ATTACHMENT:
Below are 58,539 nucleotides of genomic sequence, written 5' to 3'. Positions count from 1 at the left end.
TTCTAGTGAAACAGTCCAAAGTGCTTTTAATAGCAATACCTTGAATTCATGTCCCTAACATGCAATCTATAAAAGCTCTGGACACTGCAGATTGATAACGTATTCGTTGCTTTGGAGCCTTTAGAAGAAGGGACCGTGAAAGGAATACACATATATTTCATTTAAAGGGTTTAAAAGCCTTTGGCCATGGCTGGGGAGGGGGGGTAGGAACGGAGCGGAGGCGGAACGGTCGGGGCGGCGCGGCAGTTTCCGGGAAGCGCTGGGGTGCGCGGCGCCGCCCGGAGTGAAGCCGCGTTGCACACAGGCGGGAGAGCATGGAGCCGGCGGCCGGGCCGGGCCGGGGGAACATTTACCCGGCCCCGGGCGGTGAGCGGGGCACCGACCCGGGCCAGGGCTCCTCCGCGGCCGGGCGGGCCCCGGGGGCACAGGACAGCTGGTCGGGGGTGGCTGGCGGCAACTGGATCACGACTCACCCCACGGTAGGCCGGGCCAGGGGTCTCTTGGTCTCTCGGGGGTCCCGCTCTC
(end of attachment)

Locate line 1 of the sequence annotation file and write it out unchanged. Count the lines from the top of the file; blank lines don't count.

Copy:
Below are 58,539 nucleotides of genomic sequence, written 5' to 3'. Positions count from 1 at the left end.